Madrid Bans Most Polluting Cars
Spanish authorities in Madrid have activated an anti-pollution order that will significantly restrict private vehicles in Madrid city centre.
Spain's capital city is aiming to reduce air pollution by up to 40%. These tough measures will mean that Spanish motorists will have to test their vehicles' emissions, with the oldest and most polluting vehicles being banned from Madrid.
The area of the Capital that will have restrictions will cover a 472-hectare low-emission zone in the heart of the city.
If caught in the city, Petrol vehicles manufactured before 2000 and diesel ones registered prior to 2006 will face a 90 euro fine. Only public buses, taxis, residents and some professional vehicles will be exempt from the order. Electric, zero-emission cars will be allowed in the new control zone.
Some local politicians have said that the plan will not have any great effect on air quality and it is just a publicity stunt by the city’s mayor, Manuela Carmena.
The move is also to help reduce noise and encourage more cycling in the city. The Madrid City Council estimates that the project, which was launched on Friday and labelled Madrid Central, will affect about 20% of the cars that enter the city centre.
Restrictions for those entering the designated low emission zone vary depending on the type of vehicle and its "label", which is issued following emissions tests. For example, hybrid cars with an "eco-label" are permitted to drive freely in the centre and use public or designated car parks with no time restrictions.
Residents who live within the controlled zone can drive freely at any time once registered, but can only park on their own street. The centre of the city is marked with red lines on the roads affected and there are also road signs displaying red circles at the point of entry which is being policed with surveillance cameras.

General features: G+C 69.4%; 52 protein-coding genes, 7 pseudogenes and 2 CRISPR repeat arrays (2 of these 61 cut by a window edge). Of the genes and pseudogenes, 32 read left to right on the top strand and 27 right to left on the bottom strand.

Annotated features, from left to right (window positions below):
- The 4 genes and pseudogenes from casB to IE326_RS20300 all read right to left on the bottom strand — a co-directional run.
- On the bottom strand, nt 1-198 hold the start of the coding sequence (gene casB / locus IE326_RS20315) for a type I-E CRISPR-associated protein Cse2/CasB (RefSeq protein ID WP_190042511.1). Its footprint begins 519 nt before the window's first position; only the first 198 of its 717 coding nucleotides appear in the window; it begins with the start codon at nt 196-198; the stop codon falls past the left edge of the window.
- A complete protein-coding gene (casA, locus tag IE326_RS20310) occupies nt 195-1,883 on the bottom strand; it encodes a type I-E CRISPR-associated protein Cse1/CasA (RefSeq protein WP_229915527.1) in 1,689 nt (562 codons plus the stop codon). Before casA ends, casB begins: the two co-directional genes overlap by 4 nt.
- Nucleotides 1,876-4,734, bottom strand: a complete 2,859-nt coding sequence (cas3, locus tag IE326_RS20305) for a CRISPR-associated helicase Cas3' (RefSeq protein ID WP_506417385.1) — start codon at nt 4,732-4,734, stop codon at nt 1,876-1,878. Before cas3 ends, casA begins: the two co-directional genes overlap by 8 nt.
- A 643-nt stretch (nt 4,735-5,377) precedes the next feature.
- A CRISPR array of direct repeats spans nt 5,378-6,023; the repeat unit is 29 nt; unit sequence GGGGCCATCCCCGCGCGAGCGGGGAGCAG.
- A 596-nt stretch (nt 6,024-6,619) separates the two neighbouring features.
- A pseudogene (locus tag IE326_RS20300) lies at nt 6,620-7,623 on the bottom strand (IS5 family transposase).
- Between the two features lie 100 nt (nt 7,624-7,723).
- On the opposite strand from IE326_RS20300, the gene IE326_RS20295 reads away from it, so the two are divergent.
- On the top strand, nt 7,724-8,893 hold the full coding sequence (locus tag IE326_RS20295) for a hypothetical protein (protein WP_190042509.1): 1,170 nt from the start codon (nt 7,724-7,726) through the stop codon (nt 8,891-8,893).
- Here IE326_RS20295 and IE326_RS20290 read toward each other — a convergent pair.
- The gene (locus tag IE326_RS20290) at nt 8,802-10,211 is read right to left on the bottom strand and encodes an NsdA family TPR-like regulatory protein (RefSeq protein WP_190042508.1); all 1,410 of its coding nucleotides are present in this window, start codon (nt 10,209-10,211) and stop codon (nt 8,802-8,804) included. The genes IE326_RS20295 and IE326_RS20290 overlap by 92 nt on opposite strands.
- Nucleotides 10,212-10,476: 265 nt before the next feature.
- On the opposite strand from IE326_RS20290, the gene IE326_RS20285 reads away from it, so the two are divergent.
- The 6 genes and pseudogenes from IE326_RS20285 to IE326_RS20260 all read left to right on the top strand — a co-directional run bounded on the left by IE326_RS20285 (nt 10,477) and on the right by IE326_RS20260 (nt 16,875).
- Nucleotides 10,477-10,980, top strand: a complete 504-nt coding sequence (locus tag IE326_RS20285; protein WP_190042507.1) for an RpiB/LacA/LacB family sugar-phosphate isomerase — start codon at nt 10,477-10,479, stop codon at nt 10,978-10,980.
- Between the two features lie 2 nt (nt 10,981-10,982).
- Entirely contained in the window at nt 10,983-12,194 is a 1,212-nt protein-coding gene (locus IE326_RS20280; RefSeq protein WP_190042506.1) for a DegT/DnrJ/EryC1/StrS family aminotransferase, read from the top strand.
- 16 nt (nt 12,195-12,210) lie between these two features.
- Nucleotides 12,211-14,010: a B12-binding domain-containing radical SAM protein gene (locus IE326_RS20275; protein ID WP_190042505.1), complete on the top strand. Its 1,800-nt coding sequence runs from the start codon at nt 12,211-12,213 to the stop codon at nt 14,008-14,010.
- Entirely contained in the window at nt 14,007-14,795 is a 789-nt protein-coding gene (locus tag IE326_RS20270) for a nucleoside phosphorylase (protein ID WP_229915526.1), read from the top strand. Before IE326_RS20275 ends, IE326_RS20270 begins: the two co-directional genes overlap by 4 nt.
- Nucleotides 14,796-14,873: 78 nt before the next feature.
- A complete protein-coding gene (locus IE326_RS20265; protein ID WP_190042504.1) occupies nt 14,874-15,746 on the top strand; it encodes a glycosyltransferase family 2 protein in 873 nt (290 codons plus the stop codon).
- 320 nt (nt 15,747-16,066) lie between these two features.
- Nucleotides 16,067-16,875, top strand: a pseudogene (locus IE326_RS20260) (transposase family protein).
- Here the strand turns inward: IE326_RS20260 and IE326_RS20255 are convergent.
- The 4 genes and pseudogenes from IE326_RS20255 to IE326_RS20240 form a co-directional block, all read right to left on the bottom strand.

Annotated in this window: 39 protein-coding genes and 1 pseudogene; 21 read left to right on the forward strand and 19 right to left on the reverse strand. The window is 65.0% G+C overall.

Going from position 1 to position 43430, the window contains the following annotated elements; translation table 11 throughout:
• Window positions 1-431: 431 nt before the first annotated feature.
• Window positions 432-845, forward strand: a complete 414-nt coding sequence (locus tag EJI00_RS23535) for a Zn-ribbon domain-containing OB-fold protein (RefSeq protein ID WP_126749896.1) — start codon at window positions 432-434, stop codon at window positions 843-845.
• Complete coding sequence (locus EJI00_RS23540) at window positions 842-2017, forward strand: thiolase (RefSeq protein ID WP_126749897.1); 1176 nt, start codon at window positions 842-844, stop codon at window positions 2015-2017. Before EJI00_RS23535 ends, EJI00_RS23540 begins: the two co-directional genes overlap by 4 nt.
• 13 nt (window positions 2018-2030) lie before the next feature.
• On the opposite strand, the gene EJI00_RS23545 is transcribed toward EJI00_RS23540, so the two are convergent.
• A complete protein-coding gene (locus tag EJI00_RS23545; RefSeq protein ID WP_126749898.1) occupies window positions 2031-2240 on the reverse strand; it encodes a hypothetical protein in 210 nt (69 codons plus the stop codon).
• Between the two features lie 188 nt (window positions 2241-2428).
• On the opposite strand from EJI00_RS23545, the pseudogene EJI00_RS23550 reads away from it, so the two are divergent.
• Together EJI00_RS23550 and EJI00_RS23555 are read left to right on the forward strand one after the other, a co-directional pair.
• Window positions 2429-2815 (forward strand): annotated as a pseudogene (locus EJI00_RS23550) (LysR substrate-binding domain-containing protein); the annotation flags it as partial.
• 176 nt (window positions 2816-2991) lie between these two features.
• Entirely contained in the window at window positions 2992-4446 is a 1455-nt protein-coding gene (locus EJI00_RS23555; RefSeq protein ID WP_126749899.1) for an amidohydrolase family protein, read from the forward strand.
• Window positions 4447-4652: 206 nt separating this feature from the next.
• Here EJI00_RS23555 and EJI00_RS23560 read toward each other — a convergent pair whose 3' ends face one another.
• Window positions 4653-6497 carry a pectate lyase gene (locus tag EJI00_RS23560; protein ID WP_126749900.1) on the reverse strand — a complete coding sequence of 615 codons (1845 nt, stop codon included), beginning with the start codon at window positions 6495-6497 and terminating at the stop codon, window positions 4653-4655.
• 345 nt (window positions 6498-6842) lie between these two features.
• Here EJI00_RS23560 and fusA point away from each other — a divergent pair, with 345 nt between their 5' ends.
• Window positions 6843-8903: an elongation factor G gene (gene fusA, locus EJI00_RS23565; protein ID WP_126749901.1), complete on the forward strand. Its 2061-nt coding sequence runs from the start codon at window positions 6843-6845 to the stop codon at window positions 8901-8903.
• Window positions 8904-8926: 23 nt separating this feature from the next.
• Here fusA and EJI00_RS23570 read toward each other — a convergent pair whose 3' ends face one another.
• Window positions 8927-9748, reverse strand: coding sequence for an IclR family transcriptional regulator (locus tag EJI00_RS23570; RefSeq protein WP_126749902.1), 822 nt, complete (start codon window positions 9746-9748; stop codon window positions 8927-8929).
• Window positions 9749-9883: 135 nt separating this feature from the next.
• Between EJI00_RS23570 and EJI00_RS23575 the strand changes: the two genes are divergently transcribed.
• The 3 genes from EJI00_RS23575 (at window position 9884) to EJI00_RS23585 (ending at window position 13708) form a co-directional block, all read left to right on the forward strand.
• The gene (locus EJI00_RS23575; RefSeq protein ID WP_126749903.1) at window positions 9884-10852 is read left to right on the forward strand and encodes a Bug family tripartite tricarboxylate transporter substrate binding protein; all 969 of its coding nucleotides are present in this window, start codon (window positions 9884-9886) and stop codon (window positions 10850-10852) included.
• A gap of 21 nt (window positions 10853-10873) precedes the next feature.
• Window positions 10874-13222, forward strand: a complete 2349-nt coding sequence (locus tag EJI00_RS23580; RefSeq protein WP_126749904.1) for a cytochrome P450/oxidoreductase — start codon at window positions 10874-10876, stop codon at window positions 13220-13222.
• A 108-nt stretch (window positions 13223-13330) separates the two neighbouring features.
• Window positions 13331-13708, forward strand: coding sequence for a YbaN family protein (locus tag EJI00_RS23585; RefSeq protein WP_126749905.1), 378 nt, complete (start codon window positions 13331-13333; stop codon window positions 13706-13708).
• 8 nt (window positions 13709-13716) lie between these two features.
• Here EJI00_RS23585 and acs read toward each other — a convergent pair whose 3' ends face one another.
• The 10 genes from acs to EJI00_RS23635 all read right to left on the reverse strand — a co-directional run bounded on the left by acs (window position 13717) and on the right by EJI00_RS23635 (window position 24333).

Madrid is not the only capital city to focus on improving its air quality. How are other European cities tackling pollution? Paris, Mexico City and Athens have all pledged to ban diesel vehicles from city centres by 2025.
Measures implemented by other cities include:
- Banning cars built prior to 1997 from entering the city centre during weekdays between 08:00 and 20:00
- An additional ban on all diesel vehicles registered before 2001
- A strategy to phase out older vehicles and remove all diesels from the centre, while offering generous subsidies for other forms of transport
- Plan to pedestrianise the city centre
- Introduced a congestion charge for vehicles entering the centre
- Set up a park-and-ride bus service to encourage drivers to leave their vehicles on the outskirts
- Adopted an Urban Mobility Strategy initiative, investing in public transport systems buses, trams and the subway
- Introduced a congestion charge for many vehicles entering the city centre
- Established a 24-hour low emission zone targeting diesel vehicles throughout the Greater London area
- To introduce an "ultra-low emission zone" promoting tighter exhaust emission standards in the city centre from April 2019
- Set up "Cycle Superhighways" to make it safer to cycle throughout the city
Justin Kavanagh is a recognised leader in automotive intelligence and vehicle data supply to the entire motor industry. He has almost 20 years experience in building systems from the ground up. As the Managing Director of Vehicle Management System, he understands the need and importance of trustworthy and reliable vehicle history and advice to both the trade and the public.
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